Despite 1 November breaking the British record for the hottest November day ever, much of the country has recently been shrouded in fog.
Reduced visibility over London resulted in more than 100 flights out of Heathrow and London City airports getting cancelled, with one video recorded by a plane passenger showing only the tip of the Shard poking out from underneath the clouds.
As the fog continues to linger and Britons resign themselves to a lifetime of low visitiblity and dampness, now is a good time to learn a little bit more about this white, wispy menace.
What is fog?
Fog is basically a kind of low-lying cloud that originates from a local body of water, such as a sea, lake or marsh - different to regular clouds, which contain water droplets from a number of different sources.
When water vapour in the air condenses into tiny droplets of liquid water, they stay suspended in the air and fog is formed.
Why is it so foggy today?
The fog currently hanging over the UK is known as radiation fog - when the ground cools overnight, the air above it does too. This means the air is capable of holding less water vapour, so it condenses into liquid water, and the whole country wakes up to fog.
Recent rainy weather and warm temperatures mean there's lots of moisture around, both in the air and the ground, and so there's more vapour in the air that can be condensed into fog.
That's why the recent fog is so thick, and is causing more problems than a spell of fog usually would.
What is the difference between fog and mist?
Yes, there's actually a technical difference between the two - when visibility is under 1 kilometre (0.62 miles), it's fog.
If there's still a bit of fog in the air but you can see further than 1 kilometre, it's mist.
You can thank us later when that question comes up in your next pub quiz.
How do I drive in fog?
Fog may make everything look a little prettier and more autumnal, but it can be a hazard if you're driving or cycling.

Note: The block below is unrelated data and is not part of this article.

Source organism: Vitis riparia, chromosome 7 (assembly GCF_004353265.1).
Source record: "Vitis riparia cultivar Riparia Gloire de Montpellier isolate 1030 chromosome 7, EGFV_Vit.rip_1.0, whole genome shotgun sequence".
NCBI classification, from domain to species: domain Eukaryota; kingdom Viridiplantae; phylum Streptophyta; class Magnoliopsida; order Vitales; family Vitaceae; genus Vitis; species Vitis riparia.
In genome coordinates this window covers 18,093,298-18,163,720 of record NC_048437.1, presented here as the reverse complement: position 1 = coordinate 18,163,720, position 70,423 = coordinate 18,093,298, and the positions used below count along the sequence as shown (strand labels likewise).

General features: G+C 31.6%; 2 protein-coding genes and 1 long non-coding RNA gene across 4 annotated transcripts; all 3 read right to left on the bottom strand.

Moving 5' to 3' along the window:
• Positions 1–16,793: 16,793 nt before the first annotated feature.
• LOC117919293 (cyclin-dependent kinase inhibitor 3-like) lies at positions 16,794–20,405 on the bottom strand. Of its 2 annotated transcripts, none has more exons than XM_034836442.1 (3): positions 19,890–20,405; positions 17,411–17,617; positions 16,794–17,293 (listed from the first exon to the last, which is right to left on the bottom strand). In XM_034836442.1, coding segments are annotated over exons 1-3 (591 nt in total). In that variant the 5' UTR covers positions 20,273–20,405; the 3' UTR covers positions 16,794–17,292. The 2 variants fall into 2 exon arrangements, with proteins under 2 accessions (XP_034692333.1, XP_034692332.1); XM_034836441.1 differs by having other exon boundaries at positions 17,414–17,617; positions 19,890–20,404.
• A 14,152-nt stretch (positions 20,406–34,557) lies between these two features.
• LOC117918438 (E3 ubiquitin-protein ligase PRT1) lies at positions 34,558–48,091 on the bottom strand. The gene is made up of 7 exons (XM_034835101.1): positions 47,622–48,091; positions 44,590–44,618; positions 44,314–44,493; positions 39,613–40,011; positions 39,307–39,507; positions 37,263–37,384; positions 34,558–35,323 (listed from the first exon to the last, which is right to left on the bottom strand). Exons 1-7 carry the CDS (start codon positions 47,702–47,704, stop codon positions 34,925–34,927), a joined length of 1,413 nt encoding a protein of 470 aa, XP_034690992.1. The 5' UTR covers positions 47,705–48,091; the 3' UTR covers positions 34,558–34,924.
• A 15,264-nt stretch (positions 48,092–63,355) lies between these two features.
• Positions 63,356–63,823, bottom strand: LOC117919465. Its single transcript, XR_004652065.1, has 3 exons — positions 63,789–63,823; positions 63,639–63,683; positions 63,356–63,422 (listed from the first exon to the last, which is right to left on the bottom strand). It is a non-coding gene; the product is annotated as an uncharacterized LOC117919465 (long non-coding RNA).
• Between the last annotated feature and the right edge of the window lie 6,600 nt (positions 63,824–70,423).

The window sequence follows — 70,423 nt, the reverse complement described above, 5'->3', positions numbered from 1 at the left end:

According to the Highway Code, you have to use headlights when visibility is 'seriously reduced' - generally defined as less than 100 metres (about the length of a football pitch).
The AA's guidance for driving in fog is common sense - take your time, keep a generous distance between yourself and the car in front, and keep your front and rear fog lights on.
You should be aware of how to operate your fog lights, and take care not to rely too much on automatic lighting - if you have this feature in your car, your lights might not come on during the day, putting you and other drivers at risk.
If you get to a junction and you can't see properly due to fog, stop and roll your windows down to listen to traffic, to see when is a good time to emerge.
The same applies to cyclists, although it's obviously difficult for bike-riders to get the same kind of powerful, piercing lights that cars have.
Good lights are essential all year round, so now would be a good time to make an investment.
Taking a more confident position in the middle of the road will also help drivers see you better through the haze. As usual, staying as visible as possible and taking it easy should help keep you safe.
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